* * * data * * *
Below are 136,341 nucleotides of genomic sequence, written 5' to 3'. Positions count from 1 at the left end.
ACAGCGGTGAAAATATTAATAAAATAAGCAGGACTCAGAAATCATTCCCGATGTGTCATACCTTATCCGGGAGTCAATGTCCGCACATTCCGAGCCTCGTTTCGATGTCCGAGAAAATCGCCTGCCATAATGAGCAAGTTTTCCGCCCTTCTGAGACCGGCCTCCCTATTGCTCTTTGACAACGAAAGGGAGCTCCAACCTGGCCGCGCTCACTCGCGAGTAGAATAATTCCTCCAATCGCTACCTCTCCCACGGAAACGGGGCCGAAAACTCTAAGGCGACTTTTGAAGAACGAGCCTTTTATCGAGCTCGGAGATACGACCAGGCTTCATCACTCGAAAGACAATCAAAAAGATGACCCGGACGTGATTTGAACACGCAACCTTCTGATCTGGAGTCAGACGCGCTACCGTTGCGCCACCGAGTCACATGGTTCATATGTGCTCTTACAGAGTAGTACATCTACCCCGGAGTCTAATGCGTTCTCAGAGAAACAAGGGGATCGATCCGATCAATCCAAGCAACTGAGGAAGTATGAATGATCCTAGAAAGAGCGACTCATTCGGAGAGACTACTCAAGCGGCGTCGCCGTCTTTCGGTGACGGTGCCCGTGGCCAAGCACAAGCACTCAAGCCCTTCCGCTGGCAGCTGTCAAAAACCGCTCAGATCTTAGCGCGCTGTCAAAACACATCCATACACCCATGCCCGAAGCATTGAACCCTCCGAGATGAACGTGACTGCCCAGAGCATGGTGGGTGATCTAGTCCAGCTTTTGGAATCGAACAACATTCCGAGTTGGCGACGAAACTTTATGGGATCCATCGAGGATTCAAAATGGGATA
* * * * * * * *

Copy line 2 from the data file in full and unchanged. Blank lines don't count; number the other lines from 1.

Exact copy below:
ACAGCGGTGAAAATATTAATAAAATAAGCAGGACTCAGAAATCATTCCCGATGTGTCATACCTTATCCGGGAGTCAATGTCCGCACATTCCGAGCCTCGTTTCGATGTCCGAGAAAATCGCCTGCCATAATGAGCAAGTTTTCCGCCCTTCTGAGACCGGCCTCCCTATTGCTCTTTGACAACGAAAGGGAGCTCCAACCTGGCCGCGCTCACTCGCGAGTAGAATAATTCCTCCAATCGCTACCTCTCCCACGGAAACGGGGCCGAAAACTCTAAGGCGACTTTTGAAGAACGAGCCTTTTATCGAGCTCGGAGATACGACCAGGCTTCATCACTCGAAAGACAATCAAAAAGATGACCCGGACGTGATTTGAACACGCAACCTTCTGATCTGGAGTCAGACGCGCTACCGTTGCGCCACCGAGTCACATGGTTCATATGTGCTCTTACAGAGTAGTACATCTACCCCGGAGTCTAATGCGTTCTCAGAGAAACAAGGGGATCGATCCGATCAATCCAAGCAACTGAGGAAGTATGAATGATCCTAGAAAGAGCGACTCATTCGGAGAGACTACTCAAGCGGCGTCGCCGTCTTTCGGTGACGGTGCCCGTGGCCAAGCACAAGCACTCAAGCCCTTCCGCTGGCAGCTGTCAAAAACCGCTCAGATCTTAGCGCGCTGTCAAAACACATCCATACACCCATGCCCGAAGCATTGAACCCTCCGAGATGAACGTGACTGCCCAGAGCATGGTGGGTGATCTAGTCCAGCTTTTGGAATCGAACAACATTCCGAGTTGGCGACGAAACTTTATGGGATCCATCGAGGATTCAAAATGGGATA